Celebrate National Pistachio Day | L’Orenta Nuts
Today we will talk about the story of one of the most appreciated nut of America. But before exploring the current pistachio Empire, let’s get back to its Middle East origins.
In Persia (the current Iran), trading pistachios and owning pistachio orchards was synonymous with excellent social status
and wealth. According to the legend, pistachios were highly prized by the Queen of Sheba, who demanded the entire production of her lands for herself and her court. But with the conquests of Alexander the Great, the nut reached Greece. Later on, it is during the reign of the Roman emperor Tiberius, pistachios were introduced in Spain and Italy.
The pistachio growing area expanded with the development of the islamic religions and the resulting Arab expansion. During the time of the Crusades, trade with the Middle East widespread. Pistachios were transported afterwards from this region to the North of Europe by the Italian maritime trade routes.
Although it was used in a variety of ways very early in Italian cuisine, it was first used north of the Alps as an addition in cakes. It was only after the Second World War that the image of the pistachio gradually changed. From an expensive reserved sweet ingredient it became a popular snack.
Little bit of Pistachio History
During the 1880s, imported pistachios were highly valued in the United States, especially by immigrants from the Middle East. Pistachios have also been popularized more widely through vending machines set up in underground train stations, bars, restaurants, and other crowded places. Fun fact here: “A dozen for a nickel” became a familiar slogan.
In the US, the ideal region to grow them has been determined to be California’s Central Valley because the soil is dry, the climate warm and the winters moderately cold. In 1929, it’s the American botanist William Whitehouse who traveled to Persia that collected pistachios and brought a year later 10 kilos of individually selected ones.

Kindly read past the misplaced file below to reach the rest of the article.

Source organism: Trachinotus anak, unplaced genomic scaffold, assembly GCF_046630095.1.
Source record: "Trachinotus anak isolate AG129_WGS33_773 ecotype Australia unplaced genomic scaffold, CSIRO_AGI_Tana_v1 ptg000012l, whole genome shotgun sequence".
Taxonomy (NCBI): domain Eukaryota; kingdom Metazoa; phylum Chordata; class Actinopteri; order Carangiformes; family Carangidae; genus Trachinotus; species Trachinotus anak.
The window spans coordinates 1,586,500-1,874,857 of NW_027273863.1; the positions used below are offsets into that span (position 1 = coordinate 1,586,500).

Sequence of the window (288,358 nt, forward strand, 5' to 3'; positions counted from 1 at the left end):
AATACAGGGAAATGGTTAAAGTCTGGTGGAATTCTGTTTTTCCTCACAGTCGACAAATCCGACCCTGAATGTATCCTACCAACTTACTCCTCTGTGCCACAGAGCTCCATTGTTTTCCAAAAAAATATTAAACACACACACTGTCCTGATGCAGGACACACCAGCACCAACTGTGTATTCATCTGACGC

After several years of experimentation, the concept of the American pistachio industry became to grow quickly. The production in California spread faster in the 1960s and later on in Arizona and New Mexico.
The history of the American pistachio industry is one of the most incredible success of the country. From the first commercial harvest in 1976 amounting to 680 tons to the record of 2007 with more than 188,241 tons, the successes have been linked.
Today, the states of California, Arizona and New Nexico account
for 100% of the commercial pistachio production in the United States. California produces 98.5% of the total with over 100,000 hectares planted in 22 counties. There are 850 growers in the United States and the annual “farm value” of pistachios represents more than $1.16 billion for the Californian economy and more than $15 million for the states of Arizona, New York and New Mexico.
Do you know what are the pistachios kernels? The kernel is the complete pistachio nut which takes out of pistachio shell.
They can be sprinkled over lettuce or arugula salads. They can also mixed in purée with oil and herbs to make a creamy salad dressing. Ground pistachios are a very popular base for sauces and dips, like pistachio-yogurt sauce.
Do not worry, the pistachio shell itself is not poisonous, but it’s very important for the harvested fruit to be hulled and dried within a 24 hour period. They go from the trees to the storage facility within a day to avoid contaminants.
As many nuts, pistachios are healthy snacks because they offer many benefits to our body:
- They are full of nutrients especially vitamin B6 and potassium, amazing for cravings.
- Their antioxidants prevent cell damages and reduce risks of diseases such as cancer.
- Their high content of lutein and zeaxanthin are beneficial for eyes health.
- They are low in calories but high in protein, so perfect as workout snacks and weight loss management.
- Their unsaturated fat promotes healthy gut bacteria, blood vessel health and lower sugar blood level.
- They lower cholesterol and blood pressure.
You can enjoy pistachios on a regular basis as a snack but celebrate fully on February 26th in the US for the National Day of Pistachio !
But have you ever tried our whole roasted pistachios? The roasting makes them even crunchier! You can grab a handful to snack or to cook! Add them to a salad, baking a pizza or bread. They do great with dessert such as baklava cake, ice cream or a chocolate mousse.
Stock up on in-shell whole roasted pistachios now in 1 lb., 5 lb., 10 lb., and 25 lb. sizes available.
To keep the pistachios’s taste and texture, place them in a sealed container, in a cool dry place away from exposure to sunlight.